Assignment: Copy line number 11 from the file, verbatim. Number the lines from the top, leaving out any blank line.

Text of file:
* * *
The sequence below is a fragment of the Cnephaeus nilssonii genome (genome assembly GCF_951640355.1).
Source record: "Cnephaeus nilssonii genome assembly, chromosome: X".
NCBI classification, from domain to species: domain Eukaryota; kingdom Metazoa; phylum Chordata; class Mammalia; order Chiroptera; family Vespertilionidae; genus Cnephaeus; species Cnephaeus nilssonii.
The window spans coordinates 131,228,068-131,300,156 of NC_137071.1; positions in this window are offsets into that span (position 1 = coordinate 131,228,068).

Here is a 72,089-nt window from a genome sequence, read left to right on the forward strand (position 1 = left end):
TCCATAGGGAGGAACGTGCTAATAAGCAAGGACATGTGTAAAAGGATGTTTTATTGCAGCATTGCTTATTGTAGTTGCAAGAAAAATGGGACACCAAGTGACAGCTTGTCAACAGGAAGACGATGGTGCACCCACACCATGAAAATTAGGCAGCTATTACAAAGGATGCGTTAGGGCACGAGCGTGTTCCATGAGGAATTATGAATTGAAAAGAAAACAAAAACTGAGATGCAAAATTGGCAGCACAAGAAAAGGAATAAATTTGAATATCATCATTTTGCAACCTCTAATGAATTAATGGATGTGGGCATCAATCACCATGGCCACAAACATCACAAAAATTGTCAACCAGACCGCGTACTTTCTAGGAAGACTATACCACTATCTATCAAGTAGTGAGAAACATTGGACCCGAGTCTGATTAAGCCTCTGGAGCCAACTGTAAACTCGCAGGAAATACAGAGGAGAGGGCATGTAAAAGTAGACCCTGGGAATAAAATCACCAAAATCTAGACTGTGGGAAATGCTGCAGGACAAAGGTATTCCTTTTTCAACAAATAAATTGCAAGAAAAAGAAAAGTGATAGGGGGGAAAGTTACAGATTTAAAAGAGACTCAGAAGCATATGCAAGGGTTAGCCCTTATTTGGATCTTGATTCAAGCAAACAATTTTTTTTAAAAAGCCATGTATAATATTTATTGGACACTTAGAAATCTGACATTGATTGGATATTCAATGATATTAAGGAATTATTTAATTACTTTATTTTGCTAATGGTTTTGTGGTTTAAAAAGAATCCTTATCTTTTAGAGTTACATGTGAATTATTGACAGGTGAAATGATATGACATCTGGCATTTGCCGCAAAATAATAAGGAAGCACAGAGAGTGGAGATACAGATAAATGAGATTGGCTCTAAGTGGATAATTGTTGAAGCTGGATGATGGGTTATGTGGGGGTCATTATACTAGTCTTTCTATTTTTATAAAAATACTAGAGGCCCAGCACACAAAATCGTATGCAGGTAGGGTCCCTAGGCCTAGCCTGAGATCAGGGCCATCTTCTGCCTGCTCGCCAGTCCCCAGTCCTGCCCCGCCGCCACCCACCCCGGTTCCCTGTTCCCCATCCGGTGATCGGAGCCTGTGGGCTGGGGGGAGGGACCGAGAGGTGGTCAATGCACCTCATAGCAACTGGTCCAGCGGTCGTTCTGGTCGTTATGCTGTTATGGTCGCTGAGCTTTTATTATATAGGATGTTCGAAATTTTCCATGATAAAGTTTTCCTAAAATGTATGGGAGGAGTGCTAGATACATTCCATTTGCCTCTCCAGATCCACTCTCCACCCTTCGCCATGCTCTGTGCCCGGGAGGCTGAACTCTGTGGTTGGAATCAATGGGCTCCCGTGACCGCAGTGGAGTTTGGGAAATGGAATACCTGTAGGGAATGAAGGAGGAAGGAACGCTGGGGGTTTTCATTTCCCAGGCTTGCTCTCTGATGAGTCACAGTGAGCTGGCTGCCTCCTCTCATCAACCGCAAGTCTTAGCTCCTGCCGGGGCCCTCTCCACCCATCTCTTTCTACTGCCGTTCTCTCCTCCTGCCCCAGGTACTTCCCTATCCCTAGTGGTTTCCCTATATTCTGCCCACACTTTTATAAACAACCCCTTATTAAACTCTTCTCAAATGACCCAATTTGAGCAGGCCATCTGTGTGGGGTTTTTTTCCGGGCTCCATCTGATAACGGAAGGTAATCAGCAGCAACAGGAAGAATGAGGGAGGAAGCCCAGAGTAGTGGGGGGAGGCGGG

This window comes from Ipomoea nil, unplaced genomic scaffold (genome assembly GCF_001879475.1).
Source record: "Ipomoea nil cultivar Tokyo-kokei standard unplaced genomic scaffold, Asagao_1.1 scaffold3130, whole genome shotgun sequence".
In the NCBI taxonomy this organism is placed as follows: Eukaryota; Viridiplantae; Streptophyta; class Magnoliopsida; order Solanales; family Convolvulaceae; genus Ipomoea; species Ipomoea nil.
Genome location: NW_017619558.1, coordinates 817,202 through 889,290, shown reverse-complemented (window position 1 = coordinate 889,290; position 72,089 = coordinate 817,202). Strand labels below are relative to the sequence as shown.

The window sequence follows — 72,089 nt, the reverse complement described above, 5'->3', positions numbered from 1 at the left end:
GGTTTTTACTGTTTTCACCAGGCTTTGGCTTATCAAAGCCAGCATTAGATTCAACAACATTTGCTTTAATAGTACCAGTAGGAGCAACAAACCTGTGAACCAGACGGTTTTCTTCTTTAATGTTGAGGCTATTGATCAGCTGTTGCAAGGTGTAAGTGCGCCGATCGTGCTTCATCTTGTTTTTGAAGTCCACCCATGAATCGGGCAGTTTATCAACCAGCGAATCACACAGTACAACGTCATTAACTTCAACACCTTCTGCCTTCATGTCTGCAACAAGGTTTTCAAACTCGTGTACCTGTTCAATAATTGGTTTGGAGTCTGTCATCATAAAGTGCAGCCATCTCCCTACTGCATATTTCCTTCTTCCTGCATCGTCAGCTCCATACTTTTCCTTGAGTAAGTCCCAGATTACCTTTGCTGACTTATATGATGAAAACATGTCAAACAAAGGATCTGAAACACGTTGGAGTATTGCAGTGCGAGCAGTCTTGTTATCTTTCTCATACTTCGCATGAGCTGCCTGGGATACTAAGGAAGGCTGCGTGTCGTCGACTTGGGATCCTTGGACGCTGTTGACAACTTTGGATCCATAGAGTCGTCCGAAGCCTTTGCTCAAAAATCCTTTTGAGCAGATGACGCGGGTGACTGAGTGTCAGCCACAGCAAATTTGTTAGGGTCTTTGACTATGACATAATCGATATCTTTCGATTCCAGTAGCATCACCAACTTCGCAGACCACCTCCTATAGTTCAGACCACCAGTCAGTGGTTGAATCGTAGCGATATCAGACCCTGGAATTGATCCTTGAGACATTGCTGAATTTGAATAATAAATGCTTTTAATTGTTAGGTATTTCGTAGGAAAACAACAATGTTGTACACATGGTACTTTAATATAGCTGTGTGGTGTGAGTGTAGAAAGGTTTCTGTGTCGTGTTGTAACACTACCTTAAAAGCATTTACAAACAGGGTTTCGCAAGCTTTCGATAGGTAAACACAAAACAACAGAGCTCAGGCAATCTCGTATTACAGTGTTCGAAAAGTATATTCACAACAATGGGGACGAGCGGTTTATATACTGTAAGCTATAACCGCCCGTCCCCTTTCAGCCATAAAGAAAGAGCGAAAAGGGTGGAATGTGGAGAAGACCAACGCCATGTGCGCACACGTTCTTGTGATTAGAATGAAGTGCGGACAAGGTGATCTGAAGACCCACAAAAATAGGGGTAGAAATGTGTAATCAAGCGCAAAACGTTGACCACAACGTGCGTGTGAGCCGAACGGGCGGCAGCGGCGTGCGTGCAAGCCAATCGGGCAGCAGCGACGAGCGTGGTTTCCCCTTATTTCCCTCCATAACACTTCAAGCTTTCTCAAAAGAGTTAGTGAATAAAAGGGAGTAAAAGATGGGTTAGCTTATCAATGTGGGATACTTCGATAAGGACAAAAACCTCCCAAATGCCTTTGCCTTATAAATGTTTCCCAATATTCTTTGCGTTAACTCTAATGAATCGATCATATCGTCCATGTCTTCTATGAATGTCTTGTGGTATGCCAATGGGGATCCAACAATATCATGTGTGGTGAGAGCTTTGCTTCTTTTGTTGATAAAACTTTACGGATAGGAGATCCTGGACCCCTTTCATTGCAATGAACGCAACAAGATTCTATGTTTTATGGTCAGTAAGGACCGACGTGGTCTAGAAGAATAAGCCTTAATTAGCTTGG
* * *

The window sequence follows — 72,089 nt, the reverse complement described above, 5'->3', positions numbered from 1 at the left end: